Policy Points
A blog for people who love data, health care, and policy as we do

Tuesday, September 24th, 2019

How the Medical Loss Ratio Impacts Mississippi

by Zach Smith

The Medical Loss Ratio (MLR) provision, an often-forgotten part of the Affordable Care Act behind more well-known provisions, such as individuals being allowed access to insurance with a pre-existing condition or individuals being allowed to stay on their parent’s insurance plan until age 26, may have more impact in 2019 than prior years. The MLR provision requires insurance companies that cover individuals and small businesses to spend at least 80% (85% in large group plans) of their income gained from premiums on health care claims and quality improvement. This is significant because it limits to 20% the amount of premium funds insurers can use for administration costs, marketing, and what can be counted as profits. Another component of the MLR provision requires insurers that fail to meet the MLR requirements (i.e. charge too much for premiums relative to expenditure on health care claims) to rebate consumers the overage as an offset to premium costs. It has been estimated that insurers will pay out a total of at least $1.3 billion across all markets nationwide in 2019, and approximately $35 million in Mississippi across all markets. This topic is particularly timely because insurers have until September 30th of 2019 to begin issuing rebates.

Proponents of the MLR provision claim that setting limits on insurance companies holds them accountable by helping to control premium costs and ensuring that individuals and businesses are getting adequate services for their money. Opponents of the MLR provision claim that it injects an element of unpredictability into the insurance market and would lead to unsustainable losses for insurers. Indeed, when MLRs reach around 90%, or more, it is unlikely insurers will be able to remain profitable and continue to provide coverage sustainably because insurers are paying out more of their premium income on claims and not able to properly administer their plans. MLR rebates are based on a 3-year average, so 2019 rebates would be calculated based on financial data from 2016, 2017, and 2018. For those with employer coverage, the rebate may be shared between the employer and the employee.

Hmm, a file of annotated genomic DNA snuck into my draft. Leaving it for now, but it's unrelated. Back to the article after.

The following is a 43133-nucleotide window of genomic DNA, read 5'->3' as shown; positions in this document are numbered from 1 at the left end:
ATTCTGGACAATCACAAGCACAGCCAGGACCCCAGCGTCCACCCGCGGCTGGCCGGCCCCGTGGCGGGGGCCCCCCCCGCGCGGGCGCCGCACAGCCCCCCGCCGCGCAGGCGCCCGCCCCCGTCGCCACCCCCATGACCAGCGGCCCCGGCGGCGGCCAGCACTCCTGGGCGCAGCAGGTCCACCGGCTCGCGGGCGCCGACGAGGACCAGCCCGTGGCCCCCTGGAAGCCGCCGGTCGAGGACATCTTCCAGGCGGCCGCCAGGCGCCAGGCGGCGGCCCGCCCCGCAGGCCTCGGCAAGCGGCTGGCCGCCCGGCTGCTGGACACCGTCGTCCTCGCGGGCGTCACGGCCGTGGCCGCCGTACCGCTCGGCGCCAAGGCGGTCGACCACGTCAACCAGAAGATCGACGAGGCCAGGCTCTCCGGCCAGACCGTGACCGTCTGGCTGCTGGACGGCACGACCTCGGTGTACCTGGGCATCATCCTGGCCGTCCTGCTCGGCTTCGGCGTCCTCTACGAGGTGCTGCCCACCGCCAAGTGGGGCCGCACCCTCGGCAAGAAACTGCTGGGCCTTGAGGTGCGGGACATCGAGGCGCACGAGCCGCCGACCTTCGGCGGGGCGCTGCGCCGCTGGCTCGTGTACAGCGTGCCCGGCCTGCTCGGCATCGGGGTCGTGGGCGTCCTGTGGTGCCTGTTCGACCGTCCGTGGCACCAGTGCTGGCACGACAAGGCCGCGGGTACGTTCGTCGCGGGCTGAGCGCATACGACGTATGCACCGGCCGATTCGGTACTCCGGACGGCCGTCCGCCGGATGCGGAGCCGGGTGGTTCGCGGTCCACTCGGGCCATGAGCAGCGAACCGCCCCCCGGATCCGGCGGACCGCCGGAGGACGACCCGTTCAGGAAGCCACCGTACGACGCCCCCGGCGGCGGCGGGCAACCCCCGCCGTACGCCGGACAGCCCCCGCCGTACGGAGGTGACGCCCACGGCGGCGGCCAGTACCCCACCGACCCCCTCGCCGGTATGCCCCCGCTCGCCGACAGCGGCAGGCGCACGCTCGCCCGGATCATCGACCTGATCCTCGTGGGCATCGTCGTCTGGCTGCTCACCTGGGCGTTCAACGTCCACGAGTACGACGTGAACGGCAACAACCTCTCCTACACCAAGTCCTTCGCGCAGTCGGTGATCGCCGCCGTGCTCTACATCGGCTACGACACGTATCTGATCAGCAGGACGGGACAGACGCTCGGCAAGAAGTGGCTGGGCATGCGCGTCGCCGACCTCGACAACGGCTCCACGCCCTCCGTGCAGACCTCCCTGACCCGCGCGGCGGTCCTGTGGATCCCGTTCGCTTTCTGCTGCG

In the early years of the ACA insurer MLRs in the individual market ranged between 98% (2014) and 103% (2015). Much of the high MLR percentages has been attributed to the seismic changes to the insurance market, including but certainly not limited to: insurers had very little historical information and data to set their premiums – especially in the individual market, and late regulatory decisions – such as keeping some non-compliant plans. At the time, with such high MLRs insurers were going to struggle to stay profitable and provide sustainable coverage which made MLR a controversial policy provision in the early years of the ACA.

However, recent data indicates that insurers may be doing better than ever under the ACA, primarily due to premium increases meant to offset profit loss in the difficult years of early-ACA implementation. Recent data compiled indicates that most insurance companies were highly profitable in 2018 and may have raised premiums too much to compensate for losses, particularly in the individual market. Research also indicates further market correction on the part of insurers in 2019 to lower premiums, particularly in the individual market, to adjust for premium increases in 2018. Despite losses in 2016 and 2017, it has been estimated that insurers will pay out a total of at least $1.3 billion across all markets nationwide, and approximately $35 million in Mississippi across all markets. These rebates are the result of the MLR policy, and prior to the ACA insurers would have collected these funds as profit. It has been suggested by researchers that the market is more stable and sustainable due to the premium adjustments and rebates.

Medical Loss Ratio Rebates

*Note: Estimates made by the Henry J. Kaiser Family Foundation are calculated using information reported by insurers to the Centers for Medicare and Medicaid Services. Data Note: 2019 Medical Loss Ratio Rebates

As estimated by the Henry J. Kaiser Family Foundation, rebates varied substantially by state with Virginia insurers paying the highest total rebates ($149.6 million) and insurers in thirteen states paying $0. In the individual market, Mississippians will be rebated an estimated $32.6 million. Some of the highest rebates are estimated to be paid in Pennsylvania ($990 per subscriber), Virginia ($770), and Minnesota ($670). In the case of employer-sponsored plans, the cost of coverage is often split between the employer and employee and can take different forms depending on the plan’s contract and the way the policy holder and participant share premium costs. Mississippi’s large group market rebates are estimated to be $2.4 million and $0 for small group plans. Most rebates to be paid out in Mississippi ($32.6 of $35.1 million) will be in the individual market amounting to $500 per individual with a qualifying plan. There are approximately 66,000 individuals in Mississippi with a qualifying plan.

Rebates may be paid either in the form of a premium credit or in a lump-sum payment. Most insurers have indicated that they will pay out rebates in the form of a lump sum, which could be as simple as receiving a check in the mail. Of note, insurers also report the amount that has gone unclaimed in previous years, which as of last year was $71.3 million across all three commercial markets. Rebates as a part of MLR policy, whether in a lump sum or as a premium credit, were intended to lower premium costs, increase transparency, and help individuals and groups adjust to fluctuation in premium costs to create a more stable market.